Wednesday, September 24, 2008

Overwintering Tender Plants, Part I

Rose from Prairie Rose's Garden asked me if I'd do a post on overwintering annuals. I'm happy to oblige Rose! Last year was the first time I did it. I'm glad to share what I learned. In order to keep this post from becoming too long, I'll break it into three parts. This one will be background on why I unintentionally ended up becoming a winter gardener during the freezing winters of zone 5a. The second and third parts will be what I do with my plants and how I do it.

When I was a kid and even as a young adult, I had lots of houseplants. I loved experimenting with propagation, and shared and traded many babies. Once I had my own home and a garden of my own, I lost interest in houseplants. I gardened outside so extensively, I looked forward to and enjoyed the winter break from caring for plants and gradually got rid of most of my houseplants.

Until moving here I was never big on container planting. One Christmas my husband signed me up for a plant-of-the-month club. A few of the plants I received were tender in our climate, such as gardenia, hibiscus, and calla lilies. I kept them inside the first winter, then put them out on the patio for the summer.Since the garden here is fairly large and was virtually unplanted when I moved in, I decided to go for some annuals in containers as a way to add some instant, cheap color, although I'd never been 'into' annuals before. In the quantities and sizes I purchased them, it became expensive. After being 'downsized' out of my corporate job a couple of years ago and not going immediately back into the workforce, I decided to slash my annuals budget.

Working part-time at a nursery for the first time last year, I found and purchased tender plant temptations at every turn. By the end of the season I was thinking about indoor gardening again for the first time in many years. I decided to overwinter as many of my tender plants as possible.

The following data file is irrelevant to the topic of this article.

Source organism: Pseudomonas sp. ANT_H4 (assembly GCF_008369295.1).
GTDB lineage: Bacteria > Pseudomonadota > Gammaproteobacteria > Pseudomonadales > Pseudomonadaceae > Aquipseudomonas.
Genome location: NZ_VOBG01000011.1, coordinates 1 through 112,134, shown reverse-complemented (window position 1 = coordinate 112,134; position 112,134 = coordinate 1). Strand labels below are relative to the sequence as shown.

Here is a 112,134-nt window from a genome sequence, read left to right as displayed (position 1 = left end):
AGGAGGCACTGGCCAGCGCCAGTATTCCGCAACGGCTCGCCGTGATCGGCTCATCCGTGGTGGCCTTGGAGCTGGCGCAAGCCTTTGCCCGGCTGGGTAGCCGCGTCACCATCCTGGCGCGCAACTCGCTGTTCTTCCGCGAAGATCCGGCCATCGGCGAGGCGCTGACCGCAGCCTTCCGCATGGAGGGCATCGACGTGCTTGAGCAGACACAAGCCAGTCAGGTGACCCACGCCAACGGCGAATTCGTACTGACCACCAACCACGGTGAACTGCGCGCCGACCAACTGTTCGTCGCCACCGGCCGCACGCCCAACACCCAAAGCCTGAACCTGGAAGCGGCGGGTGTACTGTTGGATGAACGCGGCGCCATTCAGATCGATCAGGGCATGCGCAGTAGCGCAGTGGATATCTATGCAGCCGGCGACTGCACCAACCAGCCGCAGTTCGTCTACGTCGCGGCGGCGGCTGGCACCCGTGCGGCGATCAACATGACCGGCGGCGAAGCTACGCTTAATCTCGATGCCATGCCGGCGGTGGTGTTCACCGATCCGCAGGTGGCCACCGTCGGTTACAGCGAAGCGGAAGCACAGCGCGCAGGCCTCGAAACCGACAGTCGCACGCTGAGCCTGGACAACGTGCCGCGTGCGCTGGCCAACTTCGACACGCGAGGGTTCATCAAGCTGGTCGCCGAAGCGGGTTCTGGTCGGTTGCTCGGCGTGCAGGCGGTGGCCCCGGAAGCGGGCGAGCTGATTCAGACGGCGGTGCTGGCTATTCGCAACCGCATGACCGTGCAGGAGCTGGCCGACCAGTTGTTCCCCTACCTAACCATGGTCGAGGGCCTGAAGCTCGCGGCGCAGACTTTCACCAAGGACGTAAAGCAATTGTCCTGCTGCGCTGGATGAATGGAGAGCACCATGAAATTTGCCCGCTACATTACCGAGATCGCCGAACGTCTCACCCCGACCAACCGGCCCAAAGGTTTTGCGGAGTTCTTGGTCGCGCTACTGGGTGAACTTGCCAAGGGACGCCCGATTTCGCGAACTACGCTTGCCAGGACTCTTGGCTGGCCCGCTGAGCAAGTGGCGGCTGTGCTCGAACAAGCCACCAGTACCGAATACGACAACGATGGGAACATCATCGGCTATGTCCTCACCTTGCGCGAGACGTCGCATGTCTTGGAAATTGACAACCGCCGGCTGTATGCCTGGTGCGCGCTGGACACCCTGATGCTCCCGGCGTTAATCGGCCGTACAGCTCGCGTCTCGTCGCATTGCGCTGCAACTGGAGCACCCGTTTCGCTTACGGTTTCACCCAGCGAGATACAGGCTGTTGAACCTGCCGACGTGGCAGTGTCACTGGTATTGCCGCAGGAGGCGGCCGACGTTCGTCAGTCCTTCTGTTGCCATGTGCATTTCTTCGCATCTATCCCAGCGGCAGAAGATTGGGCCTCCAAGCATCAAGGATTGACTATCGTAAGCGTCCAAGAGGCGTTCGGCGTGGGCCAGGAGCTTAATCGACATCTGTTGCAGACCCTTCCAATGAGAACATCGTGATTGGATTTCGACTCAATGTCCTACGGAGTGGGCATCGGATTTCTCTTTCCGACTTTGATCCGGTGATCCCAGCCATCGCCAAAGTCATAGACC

In the next two posts in the series I'll talk about how and what I overwintered and what I learned doing this for the first time last winter.


  1. Thank you so much for posting this, Linda! I seem to have taken somewhat the opposite route as you: for years I had only containers and annual plantings. Then one day I decided I wanted to be a "real" gardener and realized that perennials were much cheaper in the long run, easier to maintain, and much more satisfying. I still enjoy planting some containers, though, and seem to spend a small fortune each spring on annuals. As I try to dig up more and more of my big yard for gardening, I'm looking for more cost-effective ways to plant it, so that I don't have to go back to teaching full-time!:)

    Looking forward to your next posts!

  2. I only have a few container plants on the front porch. I bring them in and put them into the sunroom where they love it. I must keep them up high so the kitty’s dont try to eat them. I have one hibiscus that I over wintered last year in the guest bedroom with the door closed to keep the cats away. Cats do not like closed doors nor do I as it does not allow the Heat and AC to properly function. So this year I am debating the Hibiscus. I will be posting on it before the really cold stuff approaches GA... I don’t have a garage and the crawl space under the house is too low…